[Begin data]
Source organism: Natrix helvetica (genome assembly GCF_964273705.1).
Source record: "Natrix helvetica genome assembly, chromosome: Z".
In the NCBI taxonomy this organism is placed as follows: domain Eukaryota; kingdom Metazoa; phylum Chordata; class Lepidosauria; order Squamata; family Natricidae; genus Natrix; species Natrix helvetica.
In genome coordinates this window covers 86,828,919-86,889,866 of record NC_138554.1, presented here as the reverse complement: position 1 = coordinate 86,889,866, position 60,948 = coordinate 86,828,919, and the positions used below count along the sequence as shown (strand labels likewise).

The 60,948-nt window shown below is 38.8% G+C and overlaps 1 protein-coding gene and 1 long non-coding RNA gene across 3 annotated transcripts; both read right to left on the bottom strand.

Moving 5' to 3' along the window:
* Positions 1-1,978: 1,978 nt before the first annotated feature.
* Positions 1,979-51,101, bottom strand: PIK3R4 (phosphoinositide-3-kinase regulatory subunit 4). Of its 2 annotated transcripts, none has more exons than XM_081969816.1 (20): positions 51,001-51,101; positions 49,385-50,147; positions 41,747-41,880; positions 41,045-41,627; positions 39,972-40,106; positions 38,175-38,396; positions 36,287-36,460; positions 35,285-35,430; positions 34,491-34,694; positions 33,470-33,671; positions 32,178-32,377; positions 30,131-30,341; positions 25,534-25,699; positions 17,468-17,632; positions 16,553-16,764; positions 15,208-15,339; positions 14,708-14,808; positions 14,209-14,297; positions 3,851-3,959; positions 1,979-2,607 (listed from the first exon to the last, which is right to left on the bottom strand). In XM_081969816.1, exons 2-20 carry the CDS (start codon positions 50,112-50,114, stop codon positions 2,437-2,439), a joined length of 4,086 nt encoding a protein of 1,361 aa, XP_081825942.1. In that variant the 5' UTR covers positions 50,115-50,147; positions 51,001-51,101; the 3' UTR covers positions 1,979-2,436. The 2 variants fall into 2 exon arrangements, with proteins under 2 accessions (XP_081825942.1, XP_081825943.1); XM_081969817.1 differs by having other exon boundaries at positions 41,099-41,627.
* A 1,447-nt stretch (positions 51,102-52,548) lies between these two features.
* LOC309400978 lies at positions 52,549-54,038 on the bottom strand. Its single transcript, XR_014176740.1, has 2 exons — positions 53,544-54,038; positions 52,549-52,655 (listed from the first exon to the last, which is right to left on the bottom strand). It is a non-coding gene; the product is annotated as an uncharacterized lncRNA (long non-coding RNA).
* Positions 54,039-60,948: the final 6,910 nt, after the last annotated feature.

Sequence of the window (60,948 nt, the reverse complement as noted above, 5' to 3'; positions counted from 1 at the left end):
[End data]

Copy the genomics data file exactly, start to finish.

Source organism: Natrix helvetica (genome assembly GCF_964273705.1).
Source record: "Natrix helvetica genome assembly, chromosome: Z".
In the NCBI taxonomy this organism is placed as follows: domain Eukaryota; kingdom Metazoa; phylum Chordata; class Lepidosauria; order Squamata; family Natricidae; genus Natrix; species Natrix helvetica.
In genome coordinates this window covers 86,828,919-86,889,866 of record NC_138554.1, presented here as the reverse complement: position 1 = coordinate 86,889,866, position 60,948 = coordinate 86,828,919, and the positions used below count along the sequence as shown (strand labels likewise).

The 60,948-nt window shown below is 38.8% G+C and overlaps 1 protein-coding gene and 1 long non-coding RNA gene across 3 annotated transcripts; both read right to left on the bottom strand.

Moving 5' to 3' along the window:
* Positions 1-1,978: 1,978 nt before the first annotated feature.
* Positions 1,979-51,101, bottom strand: PIK3R4 (phosphoinositide-3-kinase regulatory subunit 4). Of its 2 annotated transcripts, none has more exons than XM_081969816.1 (20): positions 51,001-51,101; positions 49,385-50,147; positions 41,747-41,880; positions 41,045-41,627; positions 39,972-40,106; positions 38,175-38,396; positions 36,287-36,460; positions 35,285-35,430; positions 34,491-34,694; positions 33,470-33,671; positions 32,178-32,377; positions 30,131-30,341; positions 25,534-25,699; positions 17,468-17,632; positions 16,553-16,764; positions 15,208-15,339; positions 14,708-14,808; positions 14,209-14,297; positions 3,851-3,959; positions 1,979-2,607 (listed from the first exon to the last, which is right to left on the bottom strand). In XM_081969816.1, exons 2-20 carry the CDS (start codon positions 50,112-50,114, stop codon positions 2,437-2,439), a joined length of 4,086 nt encoding a protein of 1,361 aa, XP_081825942.1. In that variant the 5' UTR covers positions 50,115-50,147; positions 51,001-51,101; the 3' UTR covers positions 1,979-2,436. The 2 variants fall into 2 exon arrangements, with proteins under 2 accessions (XP_081825942.1, XP_081825943.1); XM_081969817.1 differs by having other exon boundaries at positions 41,099-41,627.
* A 1,447-nt stretch (positions 51,102-52,548) lies between these two features.
* LOC309400978 lies at positions 52,549-54,038 on the bottom strand. Its single transcript, XR_014176740.1, has 2 exons — positions 53,544-54,038; positions 52,549-52,655 (listed from the first exon to the last, which is right to left on the bottom strand). It is a non-coding gene; the product is annotated as an uncharacterized lncRNA (long non-coding RNA).
* Positions 54,039-60,948: the final 6,910 nt, after the last annotated feature.

Sequence of the window (60,948 nt, the reverse complement as noted above, 5' to 3'; positions counted from 1 at the left end):